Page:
- How to Embroider Leaves?
- What Do You Need to Embroider Leaves
- Stitches to Embroider Leaves
- Steps to Embroider Leaves
- Can I Embroider on Knit Fabrics?
- Can I Embroider Without a Hoop?
Hand Embroidery gives a personal touch to garments, and not surprisingly, leaves make a significant part of embroidered designs. While doing all those floral designs, it’s almost impossible to run away from embroidering leaves. But why would you? They give beautiful detail to your designs. You can find these fantastic and wonderful works of art over. What is even more fascinating is that you achieve them by merely a thread and a needle. Simple, right?
Leaf designs come in different shapes and sizes, and you can make them by hand. It just needs a bit of creativity. Learning to embroider leaves is not as hard as you may think. With enough practice, it comes so quickly to your fingers. And once you do, you’ll find that it is an enjoyable and relaxing activity to get to at the end of a long day. So how do you stitch leaves? What is your favorite method? Do you have one?
Let’s explore and add some beautiful leaves to our stitching projects, shall we?
How to Embroider Leaves?
Whether you want to embroider leaves on clothing, cushions, beddings, or any other sewing project, the process is the same. You only need to alter your needle and thread’s thickness, depending on the toughness of the fabric you are using. This article explores the different stitches that will help you to achieve that leaf!
What Do You Need to Embroider Leaves
Preparation may go a long way in making your process more comfortable by giving it a smooth flow. Here is what you’ll need to collect before you begin the embroidering process.
1. Embroidery Hoop
It is a sewing tool consisting of two concentric circular rings. The more massive ring contains a metal screw that acts as the tightening device. They may be wooden or plastic and come in various sizes but are generally small enough to control with one hand as you sew with the other. You fix the fabric in between the two rings to make it taut. It eases the embroidering experience.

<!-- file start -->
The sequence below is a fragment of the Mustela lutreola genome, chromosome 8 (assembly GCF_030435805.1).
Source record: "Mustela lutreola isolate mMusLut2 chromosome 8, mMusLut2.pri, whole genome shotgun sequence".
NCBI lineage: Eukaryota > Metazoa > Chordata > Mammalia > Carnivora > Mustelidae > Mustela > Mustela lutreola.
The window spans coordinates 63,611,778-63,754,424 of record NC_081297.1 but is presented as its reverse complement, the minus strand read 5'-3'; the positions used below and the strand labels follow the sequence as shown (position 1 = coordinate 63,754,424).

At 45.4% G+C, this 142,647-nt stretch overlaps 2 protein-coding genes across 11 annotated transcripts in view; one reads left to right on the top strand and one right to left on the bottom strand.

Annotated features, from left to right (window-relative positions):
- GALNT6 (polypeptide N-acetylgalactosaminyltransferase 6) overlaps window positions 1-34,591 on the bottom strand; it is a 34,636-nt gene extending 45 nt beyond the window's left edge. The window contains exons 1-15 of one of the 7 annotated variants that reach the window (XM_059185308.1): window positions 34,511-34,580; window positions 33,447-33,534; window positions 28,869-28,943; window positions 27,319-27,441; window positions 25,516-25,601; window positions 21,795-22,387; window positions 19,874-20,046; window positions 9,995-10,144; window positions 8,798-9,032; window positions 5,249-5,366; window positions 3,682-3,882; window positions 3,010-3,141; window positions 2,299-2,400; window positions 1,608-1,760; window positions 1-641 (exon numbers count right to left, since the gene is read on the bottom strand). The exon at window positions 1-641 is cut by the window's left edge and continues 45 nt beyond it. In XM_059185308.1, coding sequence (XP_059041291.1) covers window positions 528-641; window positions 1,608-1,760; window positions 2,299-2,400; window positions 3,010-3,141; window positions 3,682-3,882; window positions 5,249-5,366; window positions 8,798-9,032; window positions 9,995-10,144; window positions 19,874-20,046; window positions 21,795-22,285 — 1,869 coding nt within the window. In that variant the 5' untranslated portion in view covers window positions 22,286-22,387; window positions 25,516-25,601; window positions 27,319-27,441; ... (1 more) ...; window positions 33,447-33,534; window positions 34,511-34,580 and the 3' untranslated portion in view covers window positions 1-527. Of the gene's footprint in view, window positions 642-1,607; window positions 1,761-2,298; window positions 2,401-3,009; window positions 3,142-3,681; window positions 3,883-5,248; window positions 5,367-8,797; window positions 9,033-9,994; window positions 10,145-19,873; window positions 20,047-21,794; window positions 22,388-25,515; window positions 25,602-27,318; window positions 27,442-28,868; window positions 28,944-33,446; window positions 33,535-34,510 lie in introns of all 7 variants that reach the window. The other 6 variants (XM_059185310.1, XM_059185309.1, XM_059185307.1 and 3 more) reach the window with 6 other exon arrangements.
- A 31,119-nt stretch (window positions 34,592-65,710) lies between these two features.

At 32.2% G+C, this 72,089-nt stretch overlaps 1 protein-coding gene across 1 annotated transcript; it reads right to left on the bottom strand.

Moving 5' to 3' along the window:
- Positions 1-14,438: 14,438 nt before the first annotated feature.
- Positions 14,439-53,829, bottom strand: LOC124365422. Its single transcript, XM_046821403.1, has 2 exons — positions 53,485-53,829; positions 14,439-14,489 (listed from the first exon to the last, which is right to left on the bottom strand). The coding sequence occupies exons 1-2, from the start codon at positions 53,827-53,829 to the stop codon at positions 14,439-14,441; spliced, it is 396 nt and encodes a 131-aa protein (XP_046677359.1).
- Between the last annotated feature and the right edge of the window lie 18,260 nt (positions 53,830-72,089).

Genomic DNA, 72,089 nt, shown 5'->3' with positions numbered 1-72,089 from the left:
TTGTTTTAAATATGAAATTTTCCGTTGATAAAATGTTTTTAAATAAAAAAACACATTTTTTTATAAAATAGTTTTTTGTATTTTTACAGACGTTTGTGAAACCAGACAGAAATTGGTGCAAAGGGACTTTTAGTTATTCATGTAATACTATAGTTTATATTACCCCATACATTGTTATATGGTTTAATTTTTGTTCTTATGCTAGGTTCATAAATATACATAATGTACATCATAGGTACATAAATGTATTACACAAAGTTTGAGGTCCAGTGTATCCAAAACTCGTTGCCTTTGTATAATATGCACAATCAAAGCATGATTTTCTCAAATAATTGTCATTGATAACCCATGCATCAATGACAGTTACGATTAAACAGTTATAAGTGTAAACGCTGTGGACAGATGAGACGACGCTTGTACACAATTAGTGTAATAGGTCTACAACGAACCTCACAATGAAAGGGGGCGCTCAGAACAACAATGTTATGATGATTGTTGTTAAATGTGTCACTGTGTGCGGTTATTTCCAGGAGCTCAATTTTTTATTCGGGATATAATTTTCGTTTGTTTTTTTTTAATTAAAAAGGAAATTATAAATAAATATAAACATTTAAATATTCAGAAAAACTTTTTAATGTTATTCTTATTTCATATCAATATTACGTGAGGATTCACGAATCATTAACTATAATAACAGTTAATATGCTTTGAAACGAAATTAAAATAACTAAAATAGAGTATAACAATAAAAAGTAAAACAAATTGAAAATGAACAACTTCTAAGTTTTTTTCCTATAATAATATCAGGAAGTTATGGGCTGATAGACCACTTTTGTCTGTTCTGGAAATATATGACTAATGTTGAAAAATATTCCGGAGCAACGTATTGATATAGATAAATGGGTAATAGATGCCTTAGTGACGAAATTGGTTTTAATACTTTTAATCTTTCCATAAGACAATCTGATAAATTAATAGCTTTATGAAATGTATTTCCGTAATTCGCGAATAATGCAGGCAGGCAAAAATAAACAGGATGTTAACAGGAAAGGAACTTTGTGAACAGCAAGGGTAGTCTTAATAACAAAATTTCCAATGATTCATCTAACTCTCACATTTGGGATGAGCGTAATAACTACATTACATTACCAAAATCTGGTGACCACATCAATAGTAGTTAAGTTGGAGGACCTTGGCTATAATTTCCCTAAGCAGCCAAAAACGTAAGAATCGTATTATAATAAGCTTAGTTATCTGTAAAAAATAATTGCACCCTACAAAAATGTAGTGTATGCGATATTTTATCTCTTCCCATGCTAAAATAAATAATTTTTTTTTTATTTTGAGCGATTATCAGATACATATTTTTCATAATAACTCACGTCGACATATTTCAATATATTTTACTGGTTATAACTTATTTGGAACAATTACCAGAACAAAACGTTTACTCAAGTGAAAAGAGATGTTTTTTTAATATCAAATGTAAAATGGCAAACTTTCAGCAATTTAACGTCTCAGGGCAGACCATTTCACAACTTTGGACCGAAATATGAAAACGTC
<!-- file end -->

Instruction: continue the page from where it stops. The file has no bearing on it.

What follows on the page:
2. Embroidery Floss
Also known as stranded cotton, it is a type of embroidery thread that is loosely warped and slightly silky. Moreover, it comprises six strands of thread, usually cotton, but they can also be silk, linen, or even rayon. While stitching, you can divide the strands for more detailed output. Do this with your fingernails and pull the strands apart slowly. Besides, they are relatively cheap and come in a variety of colors. You can use other threads for embroidery: crewel yarn, filoselle, matte embroidery cotton, Perle cotton, Persian yarn, Tapestry yarn. Also, note that threads used in machine embroidery can be typically of rayon or polyester.
3. Embroidery Scissors
These are a particular type of scissors that help to cut the multi-ply embroidery thread. They are relatively smaller than other scissors starting at 3 inches to 6 inches long. They have long thin pointy tips that help to cut threads, especially in tight areas. It results in a neat outcome as the cuts are sharp and precise.
4. Fabric of Choice
Quilting cotton, rayon, linen, osnaburg, and canvas are great fabric choices for embroidery. They shouldn’t be loosely woven. Tightly woven fabrics are the best options for surface embroidery. However, they also shouldn’t be too tightly woven.
5. Embroidery Needles
These have sharp tips and large eyes. However, more acute tips help to go through tightly woven embroidery fabric smoothly. The large eye is to allow the needle to accommodate thick embroidery threads.
6. A Water-Soluble Marker (Or Any Other Fabric Marking Tool)
It helps you draw designs on your fabric before sewing. Furthermore, a water-soluble pen is great as you can easily wash it out with cold water when you finish sewing.
Stitches to Embroider Leaves
There are several stitches that you can use to embroider leaves on your garment. It majorly depends on your design as the different stitches give different looks. Besides, some designs go well with particular stitches and look terrible with another.